A new petition is growing in Mallorca to rename the airport after Rafael Nadal. It’s just the first step in making this vacation paradise a sporting destination for all.
When tennis star Rafael Nadal won the Australian Open Championship last month at the age of 35, he became officially the world’s greatest male player. His 21 grand slam singles titles are the most for a man ever in the modern Open era (although Serena Williams has 23).
It’s an incredible achievement and one that the people in his birthplace and home, Mallorca, are rightly proud of. They are determined not just to celebrate his achievements but also to highlight his importance to the island and enhance the island’s status as the Mediterranean’s premier destination for the energetic and sporty.
The man from Manacor
Nadal was born in the town of Manacor and still lives there with his wife.
He has done a lot for his hometown and for Mallorca in general. He started a tennis school in Manacor and a sports centre. He supports local charities quietly and without fanfare.
In 2008, together with his mother, he created the Rafa Nadal Foundation which concentrates on education to enable young people to achieve their potential, not only in Spain but in other countries too.
So, shortly after his win in Australia, a petition was started on Change.org to rename Mallorca’s Palma airport “Rafael Nadal Airport”. The Charge.org petition received 30,000 signatures and was sent to the government and Aena, the company which owns Palma airport.
It would follow in the footsteps on George Best Airport in Belfast and Cristiano Ronaldo Airport in Madeira.
Mallorca’s natural sporting appeal
Mallorca’s appeal is well known. But while in the past it has been known for its beaches and coves, clubs and nightlife, royal and celebrity connections, in recent years it has been leveraging its geographical and environmental highlights to gain wealthy and active residents and tourists
Its two lovely mountain ranges, Serra de Tramuntana, now a Unesco World Heritage Site and Serres de Llevant, offer opportunities for hiking, climbing, mountain biking and windsports such as paragliding.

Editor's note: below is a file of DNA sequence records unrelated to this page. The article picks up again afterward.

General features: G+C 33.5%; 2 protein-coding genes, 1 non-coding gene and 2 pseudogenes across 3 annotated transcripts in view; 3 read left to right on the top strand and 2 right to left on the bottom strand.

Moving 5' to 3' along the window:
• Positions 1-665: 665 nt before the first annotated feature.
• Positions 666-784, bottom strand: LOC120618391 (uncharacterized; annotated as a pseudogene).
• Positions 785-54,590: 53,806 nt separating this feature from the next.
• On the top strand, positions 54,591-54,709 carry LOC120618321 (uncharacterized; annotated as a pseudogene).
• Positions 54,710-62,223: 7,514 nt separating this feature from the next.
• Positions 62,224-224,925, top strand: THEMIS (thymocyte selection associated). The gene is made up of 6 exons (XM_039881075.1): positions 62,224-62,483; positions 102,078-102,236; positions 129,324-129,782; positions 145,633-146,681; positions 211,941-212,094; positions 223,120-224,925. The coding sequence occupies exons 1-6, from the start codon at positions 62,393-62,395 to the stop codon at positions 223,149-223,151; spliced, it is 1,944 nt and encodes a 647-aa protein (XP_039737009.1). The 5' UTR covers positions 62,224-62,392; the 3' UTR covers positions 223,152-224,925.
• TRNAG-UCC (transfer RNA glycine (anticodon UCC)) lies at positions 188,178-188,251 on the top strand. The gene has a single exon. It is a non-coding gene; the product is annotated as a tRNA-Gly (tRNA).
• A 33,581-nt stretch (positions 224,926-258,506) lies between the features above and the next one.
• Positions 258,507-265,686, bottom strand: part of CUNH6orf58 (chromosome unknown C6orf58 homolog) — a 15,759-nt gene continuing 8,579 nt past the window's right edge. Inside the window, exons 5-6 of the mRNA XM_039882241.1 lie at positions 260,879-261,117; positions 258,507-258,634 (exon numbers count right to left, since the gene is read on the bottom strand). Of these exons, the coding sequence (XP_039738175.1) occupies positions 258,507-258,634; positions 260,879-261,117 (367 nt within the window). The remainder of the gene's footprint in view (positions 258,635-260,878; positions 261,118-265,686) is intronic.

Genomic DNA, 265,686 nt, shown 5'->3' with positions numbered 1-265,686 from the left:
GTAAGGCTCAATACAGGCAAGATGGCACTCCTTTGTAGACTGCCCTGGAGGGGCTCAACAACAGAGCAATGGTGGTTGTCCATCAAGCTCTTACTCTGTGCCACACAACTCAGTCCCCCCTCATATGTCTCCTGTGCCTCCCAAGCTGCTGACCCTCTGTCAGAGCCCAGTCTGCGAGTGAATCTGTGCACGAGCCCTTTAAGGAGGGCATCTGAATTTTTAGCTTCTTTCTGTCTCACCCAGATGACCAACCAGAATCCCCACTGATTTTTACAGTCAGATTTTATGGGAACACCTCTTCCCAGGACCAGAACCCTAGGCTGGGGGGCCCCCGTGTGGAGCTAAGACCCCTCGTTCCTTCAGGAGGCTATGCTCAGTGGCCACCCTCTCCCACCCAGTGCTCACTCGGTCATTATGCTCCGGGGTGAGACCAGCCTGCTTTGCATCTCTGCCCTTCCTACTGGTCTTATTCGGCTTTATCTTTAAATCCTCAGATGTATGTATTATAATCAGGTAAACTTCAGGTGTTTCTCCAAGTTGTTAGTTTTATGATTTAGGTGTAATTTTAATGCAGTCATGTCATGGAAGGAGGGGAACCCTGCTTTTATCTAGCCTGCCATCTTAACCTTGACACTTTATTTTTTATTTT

The flatter, more lush fertile plain in the interior, is a delight for cyclists and country walks through the vineyards. Check out the Via Verde from Manacor to Arta. Mallorca is used by some top cycling teams for re-season training, but there are plenty of clubs for everyday cyclists too (where you won’t be embarassed to use an electric bike).
Then the beaches that reach around the majority of the coasts offer, of course, swimming, sailing, kayaking, diving and all manner of watersports.
The climate helps Mallorca in its sporting appeal, being a little less hot than the mainland costas in summer, with sufficient rain to ensure that the countryside is green, but your tennis party won’t be rained off!
As well as the natural appeal, Mallorca has created a world of exciting activities.
Tennis, of course, features highly. There are around 600 courts, across 70 clubs and 45,000 club players. So you probably won’t be short of a partner. There are plenty of tournaments too, around 240 according to the extremely welcoming Balearic Tennis Federation,
To win one, however, you may need to adapt your game for clay, Nadal’s favourite surface. Nadal’s own club has 26 courts and is handy to reach either from Palma or the eastern coasts.
This relatively small island manages to cram in around 20 golf courses, including some that rank among the best in the world. Fees vary from course to course, generally from around €70 to €150, but you will always have several on the doorstep to choose from.
Sailing is another huge business in Mallorca, with marinas ranging from the smartest and able to host oligarch’s yachts, to friendly local harbours with a welcoming club house.
Perhaps most of all, Mallorca as a sporting destination offers choice. You will have no trouble finding a local gym, trainer, boot camp or pilates group. So you can stay tanned and toned while having fun with your new friends.